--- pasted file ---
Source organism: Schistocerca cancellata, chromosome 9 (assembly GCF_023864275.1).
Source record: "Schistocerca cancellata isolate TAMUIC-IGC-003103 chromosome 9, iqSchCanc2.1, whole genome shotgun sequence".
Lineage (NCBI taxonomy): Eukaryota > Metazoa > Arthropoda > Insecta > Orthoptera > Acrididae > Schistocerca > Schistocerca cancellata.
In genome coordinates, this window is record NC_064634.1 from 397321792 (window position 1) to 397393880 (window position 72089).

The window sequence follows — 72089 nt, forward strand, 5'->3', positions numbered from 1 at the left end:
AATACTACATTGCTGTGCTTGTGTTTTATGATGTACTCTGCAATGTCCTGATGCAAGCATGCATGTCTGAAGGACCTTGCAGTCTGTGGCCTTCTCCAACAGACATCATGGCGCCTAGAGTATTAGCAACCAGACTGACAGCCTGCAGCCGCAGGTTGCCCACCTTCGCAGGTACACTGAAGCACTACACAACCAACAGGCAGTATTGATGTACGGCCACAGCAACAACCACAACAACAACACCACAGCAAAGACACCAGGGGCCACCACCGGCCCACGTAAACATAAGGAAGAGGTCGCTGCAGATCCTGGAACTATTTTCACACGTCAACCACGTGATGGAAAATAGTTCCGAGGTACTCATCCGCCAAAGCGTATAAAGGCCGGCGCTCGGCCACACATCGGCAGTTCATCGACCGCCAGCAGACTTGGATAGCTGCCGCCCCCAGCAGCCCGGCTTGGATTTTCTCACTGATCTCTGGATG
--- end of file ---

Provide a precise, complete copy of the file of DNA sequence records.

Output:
Source organism: Schistocerca cancellata, chromosome 9 (assembly GCF_023864275.1).
Source record: "Schistocerca cancellata isolate TAMUIC-IGC-003103 chromosome 9, iqSchCanc2.1, whole genome shotgun sequence".
Lineage (NCBI taxonomy): Eukaryota > Metazoa > Arthropoda > Insecta > Orthoptera > Acrididae > Schistocerca > Schistocerca cancellata.
In genome coordinates, this window is record NC_064634.1 from 397321792 (window position 1) to 397393880 (window position 72089).

The window sequence follows — 72089 nt, forward strand, 5'->3', positions numbered from 1 at the left end:
AATACTACATTGCTGTGCTTGTGTTTTATGATGTACTCTGCAATGTCCTGATGCAAGCATGCATGTCTGAAGGACCTTGCAGTCTGTGGCCTTCTCCAACAGACATCATGGCGCCTAGAGTATTAGCAACCAGACTGACAGCCTGCAGCCGCAGGTTGCCCACCTTCGCAGGTACACTGAAGCACTACACAACCAACAGGCAGTATTGATGTACGGCCACAGCAACAACCACAACAACAACACCACAGCAAAGACACCAGGGGCCACCACCGGCCCACGTAAACATAAGGAAGAGGTCGCTGCAGATCCTGGAACTATTTTCACACGTCAACCACGTGATGGAAAATAGTTCCGAGGTACTCATCCGCCAAAGCGTATAAAGGCCGGCGCTCGGCCACACATCGGCAGTTCATCGACCGCCAGCAGACTTGGATAGCTGCCGCCCCCAGCAGCCCGGCTTGGATTTTCTCACTGATCTCTGGATG